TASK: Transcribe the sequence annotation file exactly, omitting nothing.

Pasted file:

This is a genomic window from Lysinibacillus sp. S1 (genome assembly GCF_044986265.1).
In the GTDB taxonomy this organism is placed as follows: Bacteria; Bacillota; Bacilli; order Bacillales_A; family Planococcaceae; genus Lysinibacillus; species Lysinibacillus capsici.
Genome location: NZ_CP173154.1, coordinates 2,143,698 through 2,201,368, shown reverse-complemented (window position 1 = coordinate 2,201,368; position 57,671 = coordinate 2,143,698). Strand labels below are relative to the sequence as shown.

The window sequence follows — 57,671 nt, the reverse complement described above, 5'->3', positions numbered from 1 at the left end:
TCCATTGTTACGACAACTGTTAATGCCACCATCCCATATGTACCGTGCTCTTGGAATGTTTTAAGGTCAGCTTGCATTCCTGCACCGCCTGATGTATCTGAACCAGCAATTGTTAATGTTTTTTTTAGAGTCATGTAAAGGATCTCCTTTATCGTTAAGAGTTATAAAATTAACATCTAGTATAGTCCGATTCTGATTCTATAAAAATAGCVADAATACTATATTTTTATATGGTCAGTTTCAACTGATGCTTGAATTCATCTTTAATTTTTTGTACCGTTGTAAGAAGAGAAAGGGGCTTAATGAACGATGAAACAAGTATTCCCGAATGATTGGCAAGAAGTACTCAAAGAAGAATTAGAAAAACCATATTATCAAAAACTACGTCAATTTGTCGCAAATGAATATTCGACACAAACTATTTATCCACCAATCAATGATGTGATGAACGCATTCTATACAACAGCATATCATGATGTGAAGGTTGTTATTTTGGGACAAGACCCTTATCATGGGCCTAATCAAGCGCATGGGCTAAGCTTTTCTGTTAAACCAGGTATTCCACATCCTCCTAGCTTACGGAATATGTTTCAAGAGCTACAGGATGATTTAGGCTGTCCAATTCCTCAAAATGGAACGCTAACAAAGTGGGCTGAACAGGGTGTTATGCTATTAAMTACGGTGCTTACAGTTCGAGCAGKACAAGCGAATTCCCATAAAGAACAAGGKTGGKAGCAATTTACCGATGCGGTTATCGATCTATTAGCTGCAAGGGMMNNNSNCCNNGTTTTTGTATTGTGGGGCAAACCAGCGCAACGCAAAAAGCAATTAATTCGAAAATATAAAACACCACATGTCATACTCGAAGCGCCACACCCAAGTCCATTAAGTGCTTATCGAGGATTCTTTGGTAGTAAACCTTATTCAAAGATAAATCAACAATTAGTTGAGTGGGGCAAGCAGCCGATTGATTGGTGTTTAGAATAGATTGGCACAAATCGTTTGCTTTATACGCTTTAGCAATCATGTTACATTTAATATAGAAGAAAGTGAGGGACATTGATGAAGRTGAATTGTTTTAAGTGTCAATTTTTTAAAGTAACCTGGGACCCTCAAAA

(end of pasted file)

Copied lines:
This is a genomic window from Lysinibacillus sp. S1 (genome assembly GCF_044986265.1).
In the GTDB taxonomy this organism is placed as follows: Bacteria; Bacillota; Bacilli; order Bacillales_A; family Planococcaceae; genus Lysinibacillus; species Lysinibacillus capsici.
Genome location: NZ_CP173154.1, coordinates 2,143,698 through 2,201,368, shown reverse-complemented (window position 1 = coordinate 2,201,368; position 57,671 = coordinate 2,143,698). Strand labels below are relative to the sequence as shown.

The window sequence follows — 57,671 nt, the reverse complement described above, 5'->3', positions numbered from 1 at the left end:
TCCATTGTTACGACAACTGTTAATGCCACCATCCCATATGTACCGTGCTCTTGGAATGTTTTAAGGTCAGCTTGCATTCCTGCACCGCCTGATGTATCTGAACCAGCAATTGTTAATGTTTTTTTTAGAGTCATGTAAAGGATCTCCTTTATCGTTAAGAGTTATAAAATTAACATCTAGTATAGTCCGATTCTGATTCTATAAAAATAGCVADAATACTATATTTTTATATGGTCAGTTTCAACTGATGCTTGAATTCATCTTTAATTTTTTGTACCGTTGTAAGAAGAGAAAGGGGCTTAATGAACGATGAAACAAGTATTCCCGAATGATTGGCAAGAAGTACTCAAAGAAGAATTAGAAAAACCATATTATCAAAAACTACGTCAATTTGTCGCAAATGAATATTCGACACAAACTATTTATCCACCAATCAATGATGTGATGAACGCATTCTATACAACAGCATATCATGATGTGAAGGTTGTTATTTTGGGACAAGACCCTTATCATGGGCCTAATCAAGCGCATGGGCTAAGCTTTTCTGTTAAACCAGGTATTCCACATCCTCCTAGCTTACGGAATATGTTTCAAGAGCTACAGGATGATTTAGGCTGTCCAATTCCTCAAAATGGAACGCTAACAAAGTGGGCTGAACAGGGTGTTATGCTATTAAMTACGGTGCTTACAGTTCGAGCAGKACAAGCGAATTCCCATAAAGAACAAGGKTGGKAGCAATTTACCGATGCGGTTATCGATCTATTAGCTGCAAGGGMMNNNSNCCNNGTTTTTGTATTGTGGGGCAAACCAGCGCAACGCAAAAAGCAATTAATTCGAAAATATAAAACACCACATGTCATACTCGAAGCGCCACACCCAAGTCCATTAAGTGCTTATCGAGGATTCTTTGGTAGTAAACCTTATTCAAAGATAAATCAACAATTAGTTGAGTGGGGCAAGCAGCCGATTGATTGGTGTTTAGAATAGATTGGCACAAATCGTTTGCTTTATACGCTTTAGCAATCATGTTACATTTAATATAGAAGAAAGTGAGGGACATTGATGAAGRTGAATTGTTTTAAGTGTCAATTTTTTAAAGTAACCTGGGACCCTCAAAA